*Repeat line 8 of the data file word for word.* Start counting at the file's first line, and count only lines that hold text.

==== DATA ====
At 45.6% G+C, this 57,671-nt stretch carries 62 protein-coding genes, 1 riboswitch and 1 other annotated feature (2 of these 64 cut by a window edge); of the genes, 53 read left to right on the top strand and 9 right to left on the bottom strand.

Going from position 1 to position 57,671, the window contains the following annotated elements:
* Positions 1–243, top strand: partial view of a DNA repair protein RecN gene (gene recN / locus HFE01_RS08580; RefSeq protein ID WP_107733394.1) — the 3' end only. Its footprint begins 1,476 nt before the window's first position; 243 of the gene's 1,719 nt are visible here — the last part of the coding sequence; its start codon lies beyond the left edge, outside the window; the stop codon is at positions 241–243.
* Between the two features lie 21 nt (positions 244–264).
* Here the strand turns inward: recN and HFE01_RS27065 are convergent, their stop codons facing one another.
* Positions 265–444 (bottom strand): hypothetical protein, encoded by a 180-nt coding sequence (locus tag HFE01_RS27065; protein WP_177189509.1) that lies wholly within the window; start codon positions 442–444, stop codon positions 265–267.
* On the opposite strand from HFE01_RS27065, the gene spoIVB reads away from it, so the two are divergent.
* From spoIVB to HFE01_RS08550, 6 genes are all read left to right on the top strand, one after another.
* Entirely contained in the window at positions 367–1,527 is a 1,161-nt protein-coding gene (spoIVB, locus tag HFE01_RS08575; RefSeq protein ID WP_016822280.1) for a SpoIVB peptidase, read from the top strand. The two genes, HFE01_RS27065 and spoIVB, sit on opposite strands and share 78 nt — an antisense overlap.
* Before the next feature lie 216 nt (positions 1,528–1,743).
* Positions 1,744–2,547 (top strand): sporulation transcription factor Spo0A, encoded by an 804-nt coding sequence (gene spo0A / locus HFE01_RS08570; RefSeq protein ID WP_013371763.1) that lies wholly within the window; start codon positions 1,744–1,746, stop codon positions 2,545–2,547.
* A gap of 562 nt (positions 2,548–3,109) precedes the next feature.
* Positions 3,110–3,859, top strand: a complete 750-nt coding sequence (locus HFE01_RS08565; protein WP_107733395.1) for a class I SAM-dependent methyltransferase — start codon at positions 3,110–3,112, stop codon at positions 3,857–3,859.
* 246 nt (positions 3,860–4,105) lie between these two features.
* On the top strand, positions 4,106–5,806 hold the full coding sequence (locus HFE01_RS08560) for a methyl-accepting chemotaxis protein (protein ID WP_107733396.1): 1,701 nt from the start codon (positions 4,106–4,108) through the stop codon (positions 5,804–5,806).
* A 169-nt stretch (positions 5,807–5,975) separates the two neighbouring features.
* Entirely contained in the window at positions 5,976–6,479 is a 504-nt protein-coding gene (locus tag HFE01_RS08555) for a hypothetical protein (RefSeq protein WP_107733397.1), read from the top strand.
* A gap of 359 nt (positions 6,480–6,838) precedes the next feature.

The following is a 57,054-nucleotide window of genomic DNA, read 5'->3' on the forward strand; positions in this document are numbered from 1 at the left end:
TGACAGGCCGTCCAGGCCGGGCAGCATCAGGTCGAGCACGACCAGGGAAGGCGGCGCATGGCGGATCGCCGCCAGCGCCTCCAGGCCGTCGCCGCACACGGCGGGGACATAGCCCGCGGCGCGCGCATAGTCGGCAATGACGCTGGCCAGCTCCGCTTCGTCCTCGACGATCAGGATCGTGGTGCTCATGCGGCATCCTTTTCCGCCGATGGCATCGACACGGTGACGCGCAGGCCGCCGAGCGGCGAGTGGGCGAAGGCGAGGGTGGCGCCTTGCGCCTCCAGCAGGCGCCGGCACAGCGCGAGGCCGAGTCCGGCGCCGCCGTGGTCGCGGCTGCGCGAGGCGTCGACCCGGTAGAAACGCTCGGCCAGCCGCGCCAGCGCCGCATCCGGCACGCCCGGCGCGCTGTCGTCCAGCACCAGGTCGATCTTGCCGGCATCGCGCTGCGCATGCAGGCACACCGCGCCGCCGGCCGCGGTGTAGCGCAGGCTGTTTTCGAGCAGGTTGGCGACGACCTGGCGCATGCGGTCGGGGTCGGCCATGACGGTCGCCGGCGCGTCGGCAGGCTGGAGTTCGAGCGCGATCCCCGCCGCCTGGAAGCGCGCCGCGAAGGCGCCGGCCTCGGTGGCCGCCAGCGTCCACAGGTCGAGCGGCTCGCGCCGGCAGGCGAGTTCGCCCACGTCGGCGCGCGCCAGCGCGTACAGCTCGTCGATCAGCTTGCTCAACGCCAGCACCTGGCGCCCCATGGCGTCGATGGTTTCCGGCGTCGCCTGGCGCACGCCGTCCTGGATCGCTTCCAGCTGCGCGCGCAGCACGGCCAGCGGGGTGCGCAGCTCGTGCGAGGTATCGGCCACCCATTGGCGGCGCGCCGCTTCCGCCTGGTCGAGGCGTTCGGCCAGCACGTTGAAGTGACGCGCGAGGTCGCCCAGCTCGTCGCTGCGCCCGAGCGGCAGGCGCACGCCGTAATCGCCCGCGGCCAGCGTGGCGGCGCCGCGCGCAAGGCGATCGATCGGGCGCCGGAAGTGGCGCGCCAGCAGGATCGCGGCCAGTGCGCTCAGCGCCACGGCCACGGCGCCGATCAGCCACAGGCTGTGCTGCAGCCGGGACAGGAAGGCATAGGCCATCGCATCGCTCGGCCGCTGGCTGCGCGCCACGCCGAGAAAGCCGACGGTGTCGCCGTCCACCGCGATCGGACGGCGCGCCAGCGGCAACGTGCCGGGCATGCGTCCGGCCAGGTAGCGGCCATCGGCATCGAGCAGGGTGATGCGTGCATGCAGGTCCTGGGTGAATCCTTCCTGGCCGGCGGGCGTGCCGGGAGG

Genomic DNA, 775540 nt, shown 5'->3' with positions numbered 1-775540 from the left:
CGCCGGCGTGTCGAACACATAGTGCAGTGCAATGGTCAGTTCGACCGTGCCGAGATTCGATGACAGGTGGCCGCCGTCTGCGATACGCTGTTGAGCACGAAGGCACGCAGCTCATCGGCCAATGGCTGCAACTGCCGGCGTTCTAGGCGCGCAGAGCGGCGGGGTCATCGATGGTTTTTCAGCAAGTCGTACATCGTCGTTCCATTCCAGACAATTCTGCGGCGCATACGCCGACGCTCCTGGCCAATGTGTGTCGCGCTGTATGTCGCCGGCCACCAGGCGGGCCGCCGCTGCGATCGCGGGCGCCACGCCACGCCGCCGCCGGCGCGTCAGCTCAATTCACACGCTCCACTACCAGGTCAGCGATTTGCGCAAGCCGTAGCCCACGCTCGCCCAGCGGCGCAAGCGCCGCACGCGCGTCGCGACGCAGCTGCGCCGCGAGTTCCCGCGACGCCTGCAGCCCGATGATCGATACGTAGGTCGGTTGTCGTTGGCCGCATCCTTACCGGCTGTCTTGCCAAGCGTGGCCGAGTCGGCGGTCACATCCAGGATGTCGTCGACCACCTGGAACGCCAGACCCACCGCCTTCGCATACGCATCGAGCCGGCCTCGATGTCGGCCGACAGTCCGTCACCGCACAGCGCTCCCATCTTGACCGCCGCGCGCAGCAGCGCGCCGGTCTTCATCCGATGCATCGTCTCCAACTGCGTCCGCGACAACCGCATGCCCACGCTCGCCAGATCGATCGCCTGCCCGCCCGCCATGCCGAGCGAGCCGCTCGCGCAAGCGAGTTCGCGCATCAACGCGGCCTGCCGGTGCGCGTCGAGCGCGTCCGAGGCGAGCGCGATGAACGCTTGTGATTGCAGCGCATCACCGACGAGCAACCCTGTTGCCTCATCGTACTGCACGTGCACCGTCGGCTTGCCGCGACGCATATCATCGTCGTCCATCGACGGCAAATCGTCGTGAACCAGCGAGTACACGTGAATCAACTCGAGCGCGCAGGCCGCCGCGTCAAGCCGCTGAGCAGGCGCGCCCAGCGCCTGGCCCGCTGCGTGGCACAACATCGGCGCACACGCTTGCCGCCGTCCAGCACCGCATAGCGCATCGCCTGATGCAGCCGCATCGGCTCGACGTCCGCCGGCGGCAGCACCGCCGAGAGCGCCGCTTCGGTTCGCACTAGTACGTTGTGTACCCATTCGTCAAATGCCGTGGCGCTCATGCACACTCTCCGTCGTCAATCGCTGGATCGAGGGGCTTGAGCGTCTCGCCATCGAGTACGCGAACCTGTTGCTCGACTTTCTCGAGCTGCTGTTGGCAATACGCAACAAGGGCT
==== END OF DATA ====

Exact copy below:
* From spoIVB to HFE01_RS08550, 6 genes are all read left to right on the top strand, one after another.